Recently, I’ve been doing a lot of work with choice-based stories. I haven’t played a new IF work in a long time – but this weekend I picked up Emily Short’s brief-but-beautiful Speed IF Indigo and it got me thinking about what I mean when I say “interactive fiction”.
(This isn’t really an article about that game, incidentally, which you should try out; rather, Indigo was such a very clean example of what text IF does well that it got me thinking.)
It’s an interesting time in the IF world right now. After that initial spurt and lull in the 80s, the world of IF has been small but stable. People have picked up the writing and playing of text-games and at a similar rate, people have moved on, leaving the size of the community behind the IF Comp and the XYZZYs not appreciably changed in size or scope: certainly not as far as one can make out from the fuzzy data of games written, sites dedicated, and forum posts made.
But that is, perhaps, changing. Over the last few months, large-scale publishers – who now have dedicated “digital editors” whose focus is the electronic form of the written word – have started to become interested in the concept of stories that aren’t static. I’ve been lucky enough to hear what some of these guys have to say (I wrote up some interesting ideas from Book Hack Day earlier), and they’ve talked about “3D narrative”, interactivity, and “stories that go like this”, the latter said while waving both hands in the air, as if playing the accordion or describing an hourglass figure.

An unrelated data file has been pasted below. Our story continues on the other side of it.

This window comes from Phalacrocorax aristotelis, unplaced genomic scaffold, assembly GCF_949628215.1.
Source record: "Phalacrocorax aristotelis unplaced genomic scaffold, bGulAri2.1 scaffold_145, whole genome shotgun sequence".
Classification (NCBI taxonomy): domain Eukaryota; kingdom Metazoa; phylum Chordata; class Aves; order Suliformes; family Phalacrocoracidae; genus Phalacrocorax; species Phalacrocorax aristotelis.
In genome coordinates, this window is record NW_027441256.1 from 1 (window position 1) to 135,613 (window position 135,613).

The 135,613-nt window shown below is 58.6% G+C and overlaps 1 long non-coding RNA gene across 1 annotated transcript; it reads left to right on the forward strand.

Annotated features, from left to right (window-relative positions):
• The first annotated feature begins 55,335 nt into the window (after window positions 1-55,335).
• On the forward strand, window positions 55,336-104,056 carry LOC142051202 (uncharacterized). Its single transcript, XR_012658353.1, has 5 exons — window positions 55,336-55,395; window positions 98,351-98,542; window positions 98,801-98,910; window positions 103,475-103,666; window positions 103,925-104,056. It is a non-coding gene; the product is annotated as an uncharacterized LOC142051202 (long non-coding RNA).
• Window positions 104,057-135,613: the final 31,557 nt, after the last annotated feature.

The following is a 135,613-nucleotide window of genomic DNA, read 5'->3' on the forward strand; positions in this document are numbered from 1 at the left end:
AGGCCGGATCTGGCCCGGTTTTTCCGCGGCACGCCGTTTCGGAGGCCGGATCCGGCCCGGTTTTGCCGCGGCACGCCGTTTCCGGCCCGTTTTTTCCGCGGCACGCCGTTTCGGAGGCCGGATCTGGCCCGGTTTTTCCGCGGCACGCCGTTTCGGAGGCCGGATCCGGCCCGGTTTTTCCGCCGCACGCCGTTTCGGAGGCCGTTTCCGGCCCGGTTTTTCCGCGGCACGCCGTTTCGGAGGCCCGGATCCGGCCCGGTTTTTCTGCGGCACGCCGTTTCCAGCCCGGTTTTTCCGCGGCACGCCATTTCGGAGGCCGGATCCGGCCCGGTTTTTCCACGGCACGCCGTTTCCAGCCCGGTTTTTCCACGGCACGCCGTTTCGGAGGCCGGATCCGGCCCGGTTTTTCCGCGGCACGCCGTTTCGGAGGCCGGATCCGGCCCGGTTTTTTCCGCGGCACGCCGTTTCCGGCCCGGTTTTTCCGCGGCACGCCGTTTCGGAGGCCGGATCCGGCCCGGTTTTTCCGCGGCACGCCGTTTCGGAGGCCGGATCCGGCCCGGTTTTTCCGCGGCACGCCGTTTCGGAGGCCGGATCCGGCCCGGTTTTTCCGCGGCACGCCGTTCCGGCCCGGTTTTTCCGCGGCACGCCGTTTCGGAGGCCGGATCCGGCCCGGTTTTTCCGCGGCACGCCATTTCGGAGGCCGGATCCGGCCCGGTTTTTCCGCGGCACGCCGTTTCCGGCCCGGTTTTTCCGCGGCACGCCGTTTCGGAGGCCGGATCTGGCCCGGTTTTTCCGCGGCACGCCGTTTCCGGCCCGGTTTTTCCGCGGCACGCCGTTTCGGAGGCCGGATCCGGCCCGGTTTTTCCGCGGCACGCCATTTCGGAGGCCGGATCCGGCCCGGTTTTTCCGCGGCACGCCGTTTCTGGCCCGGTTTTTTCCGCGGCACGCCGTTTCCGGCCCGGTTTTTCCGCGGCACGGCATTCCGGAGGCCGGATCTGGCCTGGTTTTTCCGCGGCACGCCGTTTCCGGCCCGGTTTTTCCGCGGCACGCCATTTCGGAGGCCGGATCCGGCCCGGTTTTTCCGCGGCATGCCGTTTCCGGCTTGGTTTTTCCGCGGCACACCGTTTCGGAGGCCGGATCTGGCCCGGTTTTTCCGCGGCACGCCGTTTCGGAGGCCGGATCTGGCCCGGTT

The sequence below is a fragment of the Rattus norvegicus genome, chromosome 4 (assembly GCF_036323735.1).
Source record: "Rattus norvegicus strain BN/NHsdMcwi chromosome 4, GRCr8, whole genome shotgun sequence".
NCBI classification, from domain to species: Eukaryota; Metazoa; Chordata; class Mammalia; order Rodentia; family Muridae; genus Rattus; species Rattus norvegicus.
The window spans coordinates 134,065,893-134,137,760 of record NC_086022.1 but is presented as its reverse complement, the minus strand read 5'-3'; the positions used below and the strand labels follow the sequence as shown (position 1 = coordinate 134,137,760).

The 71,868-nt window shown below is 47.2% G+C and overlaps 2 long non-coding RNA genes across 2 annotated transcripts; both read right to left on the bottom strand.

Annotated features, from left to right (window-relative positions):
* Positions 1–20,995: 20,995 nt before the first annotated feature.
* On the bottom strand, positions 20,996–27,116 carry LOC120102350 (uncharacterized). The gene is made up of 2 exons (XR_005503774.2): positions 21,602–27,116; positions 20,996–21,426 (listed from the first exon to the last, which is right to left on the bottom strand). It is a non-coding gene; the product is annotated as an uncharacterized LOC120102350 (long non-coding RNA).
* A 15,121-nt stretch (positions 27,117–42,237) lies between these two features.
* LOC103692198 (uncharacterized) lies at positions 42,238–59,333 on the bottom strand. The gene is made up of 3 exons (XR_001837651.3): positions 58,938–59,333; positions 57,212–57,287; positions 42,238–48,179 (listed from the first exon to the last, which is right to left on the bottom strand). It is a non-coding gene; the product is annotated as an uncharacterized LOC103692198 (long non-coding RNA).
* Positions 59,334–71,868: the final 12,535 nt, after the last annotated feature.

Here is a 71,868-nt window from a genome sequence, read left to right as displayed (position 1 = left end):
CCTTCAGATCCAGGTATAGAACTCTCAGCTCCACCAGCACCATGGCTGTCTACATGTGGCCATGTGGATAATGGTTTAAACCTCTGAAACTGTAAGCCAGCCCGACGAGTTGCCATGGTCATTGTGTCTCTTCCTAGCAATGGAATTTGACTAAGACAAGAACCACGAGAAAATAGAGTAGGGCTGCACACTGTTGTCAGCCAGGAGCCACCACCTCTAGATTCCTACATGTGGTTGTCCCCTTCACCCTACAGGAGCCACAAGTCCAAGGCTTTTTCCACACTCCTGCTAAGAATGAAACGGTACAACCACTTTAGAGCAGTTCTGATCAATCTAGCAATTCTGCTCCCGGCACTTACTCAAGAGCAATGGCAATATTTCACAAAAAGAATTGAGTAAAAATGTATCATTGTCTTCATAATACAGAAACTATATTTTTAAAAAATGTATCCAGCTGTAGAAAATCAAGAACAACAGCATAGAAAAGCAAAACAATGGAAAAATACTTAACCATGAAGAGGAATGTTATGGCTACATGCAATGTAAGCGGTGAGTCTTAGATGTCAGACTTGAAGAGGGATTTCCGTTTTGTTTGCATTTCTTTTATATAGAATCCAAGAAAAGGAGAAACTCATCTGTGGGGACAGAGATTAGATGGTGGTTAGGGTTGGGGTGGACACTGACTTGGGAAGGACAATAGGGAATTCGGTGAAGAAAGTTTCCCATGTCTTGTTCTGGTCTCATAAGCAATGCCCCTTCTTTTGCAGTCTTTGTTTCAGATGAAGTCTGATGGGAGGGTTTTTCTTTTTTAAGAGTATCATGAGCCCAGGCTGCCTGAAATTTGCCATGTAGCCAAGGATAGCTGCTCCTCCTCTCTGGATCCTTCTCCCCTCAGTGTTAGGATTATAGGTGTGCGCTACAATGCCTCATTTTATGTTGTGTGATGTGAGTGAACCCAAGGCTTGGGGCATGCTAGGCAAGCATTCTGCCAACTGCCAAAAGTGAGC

The last concept – “stories that go like this” – is something I’ve been following up for the last ten years. But I still don’t have a good name for them. Are they non-linear? Are they flexible, braidable, 3D? Are they “on rails”? (Perhaps, but not as much as a novel). Some have even argued they’re not really interactive at all, because if a story always joins up then the player has, in the final analysis, very little actual agency. But if they’re not interactive, what does a story require to be interactive?
My first few parser-IF games (Break-In and The Mulldoon Legacy) were not “stories that go like this”; they were old-school adventure games in the manner of Curses: puzzle-boxes designed to be tinkered with, beaten on and finally tossed away in furious disgust when the player was defeated by a problem they couldn’t solve.
But with My Angel and All Roads I started taking a different path, looking much more at stories that moved forward of their own accord – stories in which becoming stuck was as close as possible to being impossible. Stories in which the way problems were overcome was down to the player, but hopefully not the fact that they would be.